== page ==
Lampson grew up in Beaumont; he got his first job sweeping floors at age 12 when his father died. After graduating from Lamar University, he taught science in Beaumont schools, leading the first local Earth Day celebration in 1979, and then taught a real estate management course at Lamar; he also headed a home health care company. In 1977, he was elected Jefferson County tax assessor; he claimed to cut the cost of tax collections during his 18 years on the job. In Lampson’s previous House stint, he had a moderate voting record and was a member of the New Democrat Coalition. He promoted the Johnson Space Center from his Science Committee assignment and also looked after local needs from his perch on the Transportation and Infrastructure Committee. In 2003, Lampson fell victim to the 2003 redistricting plan that was designed to oust Anglo Democrats like him. Republican Ted Poe defeated him 56%-43% the next year in the newly formed 2d District.

On the Republican side, an April 8 runoff will decide the nomination.

One of the two Republicans in the runoff, Pete Olson, a former chief of staff to far right-wing Texas Senator John Cornyn, is a conventionally awful conservative Republican.

Mr. Olson is your man for more war, more tax cuts for the rich and no progress on universal health care.

The other candidate, former Houston City Councilwoman Dr. Shelley Sekula Gibbs , is uniquely awful.

Due to a quirk in electoral law, Ms. Sekula Gibbs served a two-month term in the U.S. House between Election Day 2006 and Congressional Inauguration Day 2007.

Here is an account of that term from the Associated Press after staffers resigned citing mistreatment by Ms. Sekula Gibbs  —

The staff members have a combined thirty-plus years of experience working on the Hill,” Mr. James wrote. “Never has any member of Congress treated us with as much disrespect and unprofessionalism as we witnessed during those five days.”

Ms. Sekula-Gibbs has raised eyebrows on Capitol Hill, largely because of the resignations. Earlier, she told reporters she planned to resolve such thorny issues as tax cuts, immigration reform and the Iraq war — all in less than two weeks of a lame-duck Congress”

Despite how lousy the Republicans are, voting for Mr. Lampson is a judgement call.

On one hand, in 2006 Mr. Lampson  campaigned to the right in order to win a Republican-leaning district. George W. Bush won 64% here in 2004. Sometimes you do what you have to do.

On the other hand, Lampson’s 2006 campaign seemed at times further to the right than required. Specifically egregious in my view was an ad criticizing Dr. Sekula Gibbs for routine city council votes on water and sewer rate hikes.

Cities have to be able to function.

Here is Representative Lampson’s campaign page

You could argue that as long as Mr. Lampson supports Nancy Pelosi for House Speaker and votes with Democrats as often as political realities allow, why not take the best you are going to get in tough circumstances?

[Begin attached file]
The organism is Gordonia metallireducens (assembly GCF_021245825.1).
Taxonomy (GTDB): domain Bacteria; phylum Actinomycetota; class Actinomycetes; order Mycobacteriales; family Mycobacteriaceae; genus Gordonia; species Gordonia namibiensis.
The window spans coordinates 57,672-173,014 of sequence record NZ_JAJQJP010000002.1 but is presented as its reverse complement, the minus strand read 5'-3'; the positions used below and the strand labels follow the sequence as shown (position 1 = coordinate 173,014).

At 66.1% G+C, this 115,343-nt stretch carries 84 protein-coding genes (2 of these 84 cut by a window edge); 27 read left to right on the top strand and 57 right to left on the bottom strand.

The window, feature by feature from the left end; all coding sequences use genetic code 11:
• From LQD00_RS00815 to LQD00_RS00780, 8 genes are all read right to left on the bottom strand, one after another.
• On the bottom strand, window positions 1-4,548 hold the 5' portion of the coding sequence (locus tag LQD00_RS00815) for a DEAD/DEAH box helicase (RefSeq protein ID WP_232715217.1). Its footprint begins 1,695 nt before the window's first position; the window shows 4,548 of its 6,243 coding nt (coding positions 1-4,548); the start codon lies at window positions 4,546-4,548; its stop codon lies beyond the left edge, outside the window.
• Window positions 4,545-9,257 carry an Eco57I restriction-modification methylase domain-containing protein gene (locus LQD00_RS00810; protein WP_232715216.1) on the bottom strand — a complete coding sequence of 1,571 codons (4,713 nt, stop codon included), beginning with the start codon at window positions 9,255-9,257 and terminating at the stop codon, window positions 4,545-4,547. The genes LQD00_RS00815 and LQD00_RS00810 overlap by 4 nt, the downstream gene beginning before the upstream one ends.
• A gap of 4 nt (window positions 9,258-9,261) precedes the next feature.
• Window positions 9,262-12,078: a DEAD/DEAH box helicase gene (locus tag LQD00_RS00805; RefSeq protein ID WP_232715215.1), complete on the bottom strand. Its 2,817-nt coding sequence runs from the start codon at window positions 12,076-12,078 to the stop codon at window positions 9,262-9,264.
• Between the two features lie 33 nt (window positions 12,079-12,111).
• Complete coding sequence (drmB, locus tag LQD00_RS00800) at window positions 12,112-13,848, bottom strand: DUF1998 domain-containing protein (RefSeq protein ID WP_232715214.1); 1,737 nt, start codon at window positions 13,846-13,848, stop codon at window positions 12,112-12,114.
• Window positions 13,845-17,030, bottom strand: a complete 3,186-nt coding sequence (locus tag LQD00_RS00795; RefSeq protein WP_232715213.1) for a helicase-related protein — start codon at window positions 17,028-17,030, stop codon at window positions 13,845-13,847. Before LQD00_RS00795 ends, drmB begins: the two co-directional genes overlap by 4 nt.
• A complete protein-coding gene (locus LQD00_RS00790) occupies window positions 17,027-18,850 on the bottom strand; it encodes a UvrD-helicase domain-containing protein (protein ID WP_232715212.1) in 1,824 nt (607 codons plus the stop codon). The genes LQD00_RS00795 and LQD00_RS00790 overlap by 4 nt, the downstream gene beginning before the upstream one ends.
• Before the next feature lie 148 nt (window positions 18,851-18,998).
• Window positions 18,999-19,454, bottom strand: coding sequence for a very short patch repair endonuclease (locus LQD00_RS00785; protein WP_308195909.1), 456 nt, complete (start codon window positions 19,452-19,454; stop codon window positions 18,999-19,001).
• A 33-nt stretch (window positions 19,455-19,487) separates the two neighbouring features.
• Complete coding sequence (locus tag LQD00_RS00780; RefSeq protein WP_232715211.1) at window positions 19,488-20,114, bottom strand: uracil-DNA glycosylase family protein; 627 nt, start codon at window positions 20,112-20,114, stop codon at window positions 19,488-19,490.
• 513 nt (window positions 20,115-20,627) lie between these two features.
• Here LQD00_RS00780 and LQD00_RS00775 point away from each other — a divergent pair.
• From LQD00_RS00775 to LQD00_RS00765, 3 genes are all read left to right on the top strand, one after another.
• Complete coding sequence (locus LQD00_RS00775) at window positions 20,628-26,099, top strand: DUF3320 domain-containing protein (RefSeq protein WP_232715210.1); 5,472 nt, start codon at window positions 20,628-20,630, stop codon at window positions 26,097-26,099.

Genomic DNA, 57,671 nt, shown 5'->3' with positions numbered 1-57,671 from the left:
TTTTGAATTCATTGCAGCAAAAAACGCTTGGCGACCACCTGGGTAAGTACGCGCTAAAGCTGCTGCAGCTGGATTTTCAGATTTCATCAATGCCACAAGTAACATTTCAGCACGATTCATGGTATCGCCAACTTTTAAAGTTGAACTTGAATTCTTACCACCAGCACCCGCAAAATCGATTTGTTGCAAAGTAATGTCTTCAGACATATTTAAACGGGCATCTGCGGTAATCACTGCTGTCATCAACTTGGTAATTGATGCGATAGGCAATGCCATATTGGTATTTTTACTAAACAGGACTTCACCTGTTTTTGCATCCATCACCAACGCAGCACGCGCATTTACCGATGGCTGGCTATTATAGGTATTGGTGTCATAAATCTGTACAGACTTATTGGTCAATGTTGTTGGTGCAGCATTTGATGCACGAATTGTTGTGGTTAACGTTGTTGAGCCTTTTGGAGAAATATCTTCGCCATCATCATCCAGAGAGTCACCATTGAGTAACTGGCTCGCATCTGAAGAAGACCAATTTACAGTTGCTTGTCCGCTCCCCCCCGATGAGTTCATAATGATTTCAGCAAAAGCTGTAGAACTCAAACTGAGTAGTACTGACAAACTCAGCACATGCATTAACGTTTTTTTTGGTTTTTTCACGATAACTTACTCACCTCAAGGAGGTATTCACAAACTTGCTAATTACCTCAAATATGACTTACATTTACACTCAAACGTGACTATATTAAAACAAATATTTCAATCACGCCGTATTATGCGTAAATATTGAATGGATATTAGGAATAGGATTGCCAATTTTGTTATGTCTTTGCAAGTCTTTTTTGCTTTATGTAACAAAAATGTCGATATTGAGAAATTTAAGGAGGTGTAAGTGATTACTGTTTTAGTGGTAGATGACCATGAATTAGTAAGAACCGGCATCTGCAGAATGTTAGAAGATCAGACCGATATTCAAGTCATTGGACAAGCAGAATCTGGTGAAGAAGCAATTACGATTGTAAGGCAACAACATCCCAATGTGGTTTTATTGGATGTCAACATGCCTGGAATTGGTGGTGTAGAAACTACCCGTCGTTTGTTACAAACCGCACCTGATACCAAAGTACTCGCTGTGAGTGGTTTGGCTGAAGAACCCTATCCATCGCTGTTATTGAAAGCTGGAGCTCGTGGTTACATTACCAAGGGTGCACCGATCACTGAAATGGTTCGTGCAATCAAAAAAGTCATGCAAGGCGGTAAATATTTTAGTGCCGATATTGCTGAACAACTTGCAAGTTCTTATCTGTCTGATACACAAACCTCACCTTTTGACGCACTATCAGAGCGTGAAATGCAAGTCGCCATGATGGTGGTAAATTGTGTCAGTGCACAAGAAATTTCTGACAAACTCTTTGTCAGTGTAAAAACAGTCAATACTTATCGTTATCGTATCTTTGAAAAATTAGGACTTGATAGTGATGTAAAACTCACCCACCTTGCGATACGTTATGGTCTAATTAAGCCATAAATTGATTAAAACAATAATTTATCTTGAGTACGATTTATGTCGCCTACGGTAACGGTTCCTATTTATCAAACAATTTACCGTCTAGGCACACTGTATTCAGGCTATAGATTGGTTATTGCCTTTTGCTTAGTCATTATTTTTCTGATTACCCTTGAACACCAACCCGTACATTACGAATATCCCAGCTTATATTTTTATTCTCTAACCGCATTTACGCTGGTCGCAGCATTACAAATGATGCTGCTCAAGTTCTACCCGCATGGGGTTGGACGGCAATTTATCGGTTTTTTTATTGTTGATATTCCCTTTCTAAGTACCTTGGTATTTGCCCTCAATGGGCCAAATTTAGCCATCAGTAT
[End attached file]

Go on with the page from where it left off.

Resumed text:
Or, you could argue that we are not always obligated to take the least-bad option. Sometimes you can just leave a blank spot on your ballot. If we always take the least-bad option, we’ll just end up being used.

For example, as a lifelong resident of cities, I’ve long felt Democrats take the votes of black folks in every election, but often offer little in return.  

On Election Day, you might be able to stomach Mr. Lampson and vote for him. Or you might feel it is all too much. We’ll see how obnoxious Mr. Lampson’s campaign is in 2008.     

This is a basic dilemma in districts where a candidate for the minority party in the area has to contort his or herself to get elected.

( Photo of contortionist.)

The 22nd Congressional district of Texas is in the Houston metropolitan area. A focus in the district is on the growing suburban city of Sugar Land. 80,000 of the 22nd’s 800,000 people live in Sugar Land. (Here is a history of Sugar Land.) 

The district includes portions of Fort Bend, Brazoria, Galveston and Harris counties. While Sugar Land is in Fort Bend ( Which is a big place with nearly 500,000 people), roughly half the district lives in Harris County.

Other communites in the 22nd include Pasadena, Santa Fe, La MarqueWebster, La Porte and Pearland.

Some these places are aging industrial areas while others are newer suburbs.

In contrast to booming Sugar Land, Pasadena is an established center of industry. 140,000 people live in Pasadena. (Here is a history of Pasadena.)

( Photo of Pasadena, Texas.) 

Houston suburbs are very ethnically diverse. This is a strong point of Houston and the Houston area. The 22nd is counted as 8% Asian, 9% black and with 20% of Hispanic origin.  

An important source of jobs in this Republican district is the Lyndon B. Johnson Space Center. Republicans are fine with government spending when they are the ones cashing the checks.

(Relative importance of Texas-22 as seen from moon. Here are some basic facts about the moon. )

 

Good luck to liberal and progressive voters in Texas U.S House district 22—You’ll need it!

March 11, 2008 Posted by | Campaign 2008, Houston, Politics, Texas, Texas Primary '08 | , , , , , , , , , , , , , , , | 2 Comments